Section 4(1) of the Health Care Consent Act (HCCA) sets out a two-part test for determining whether a person has the capacity to consent to medical treatment, to be admitted to a care facility, or to receive a personal assistive service/device:
- Is the person able to understand information relevant to making the decision; and
- Is the person able to appreciate the consequences of a decision or lack of a decision?
Since Long Term Care Homes (LTC) are a type of care facility, consent to admission to a LTC is governed by the HCCA. However, most seniors with dementia typically are not capable of applying for or consenting to admission into a LTC. As a result, the responsibility for completing the application and for giving consent to move into a LTC falls to a substitute decision maker (SDM). Section 40(1) of the HCCA reads:
40 (1) If a person’s consent to his or her admission to a care facility is required by law and the person is found by an evaluator to be incapable with respect to the admission, consent may be given or refused on the person’s behalf by his or her substitute decision-maker in accordance with this Act.
In my clinical experience, in many cases, the incapable person has not appointed a SDM while still capable (usually by way of a power of attorney document), and the choice of who will act as SDM falls to the hierarchy for a potential SDMs described in the HCCA (section 20) such that commonly a spouse or adult child becomes the SDM.
In the alternative, such as in a case of a widow or widower without a POA and where there is conflict among their adult children over the decision to apply for LTC, a SDM can be appointed by the court (i.e. a guardianship appointment) or via appointment as the incapable patient’s representative by the Consent and Capacity Board. If there is no available family member to act and no available person to apply to be the representative or guardian, then the Office of the Public Guardian and Trustee becomes the SDM of last resort.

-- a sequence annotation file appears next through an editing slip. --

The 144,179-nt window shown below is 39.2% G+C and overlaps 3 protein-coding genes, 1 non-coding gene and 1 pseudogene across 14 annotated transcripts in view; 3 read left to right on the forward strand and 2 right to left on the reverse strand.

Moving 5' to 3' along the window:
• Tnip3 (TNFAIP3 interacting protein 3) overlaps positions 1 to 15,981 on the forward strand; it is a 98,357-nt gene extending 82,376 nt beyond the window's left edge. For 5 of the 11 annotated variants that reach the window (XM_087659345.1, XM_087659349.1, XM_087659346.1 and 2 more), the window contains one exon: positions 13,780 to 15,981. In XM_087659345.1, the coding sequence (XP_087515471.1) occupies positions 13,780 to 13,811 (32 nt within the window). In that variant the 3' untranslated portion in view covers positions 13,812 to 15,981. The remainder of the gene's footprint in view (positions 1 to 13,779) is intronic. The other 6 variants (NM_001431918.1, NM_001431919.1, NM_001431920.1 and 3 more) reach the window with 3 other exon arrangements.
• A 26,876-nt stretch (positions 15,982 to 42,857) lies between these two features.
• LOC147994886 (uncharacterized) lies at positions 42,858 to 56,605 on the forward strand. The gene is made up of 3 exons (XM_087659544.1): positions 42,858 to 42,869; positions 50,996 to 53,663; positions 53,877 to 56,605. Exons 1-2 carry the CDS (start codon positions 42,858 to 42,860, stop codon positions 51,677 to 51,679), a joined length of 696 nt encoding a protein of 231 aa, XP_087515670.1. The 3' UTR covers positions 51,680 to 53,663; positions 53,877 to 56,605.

Once in a LTC home, an incapable patient with dementia may wish to leave (wandering behaviour is common among patients with dementia), but the patient can be confined in the locked unit of most LTC homes. This is an example of the SDM’s decision making authority taking precedence over the incapable person’s wishes.
Section III of the HCCA also includes direction regarding the right of the allegedly incapable person to appeal the finding of incapacity to consent to confinement in a care facility. The proposed section III.1 of the HCCA, which is not yet in force, will further refine the appeal process.
The Substitute Decisions Act, SO 1992, c 30 (SDA) defines a person who is incapable of personal care as a person who is not able to understand information that is relevant to making a decision concerning his or her own health care, nutrition, shelter, clothing, hygiene or safety, or is not able to appreciate the reasonable foreseeable consequences of a decision or lack of decision.
However, the SDA does not permit an SDM to forcibly commit and confine the patient, who is incapable of personal care, into LTC. Nor does a finding of incapacity for personal care under the SDA guarantee that the patient is also incapable of consenting to LTC under the HCCA. An application for admission into a LTC under the HCCA is still required.
However, for admission to other types of care facilities, such as retirement homes, the consent of the SDM on behalf of a person incapable of personal care is sufficient. It should be noted that these retirement homes sometimes have special ‘memory care’ assisted living environments that offer confinement of incapable patients.
If the person incapable of making care decisions wants to leave the retirement home, the incapable person could choose a new attorney for care, if capable to do so, who then could consent to removing the restrictions on the patient’s movements or relocating the patient to an unlocked unit (recall that the SDA sets out two different tests for capacity to revoke and execute a power of attorney document (at s. 47) and the capacity to make personal care decisions (at s. 45), so it is possible to be capable in respect of the former and incapable in respect of the later).
Not all units in LTC are locked and patients on unlocked units do have the right to come and go from the LTC home, similar to most residents in retirement homes. Patients with dementia or other cognitive deficits often want to leave the care home they have been placed in and require confinement for their safety. However, their ability to appeal their confinement includes the right to appeal their finding of incapacity to consent to LTC under the HCCA or, if capable of doing so, by appointing a new SDM who may then consent to removing them from a locked unit.
For the SDM, making the decision to move a patient into confinement in a LTC or a retirement home is a difficult one, and involves weighing the patient’s wishes against his or her best interests (usually based on safety concerns). It is a difficult balancing act, one which the law and the courts have to make as well.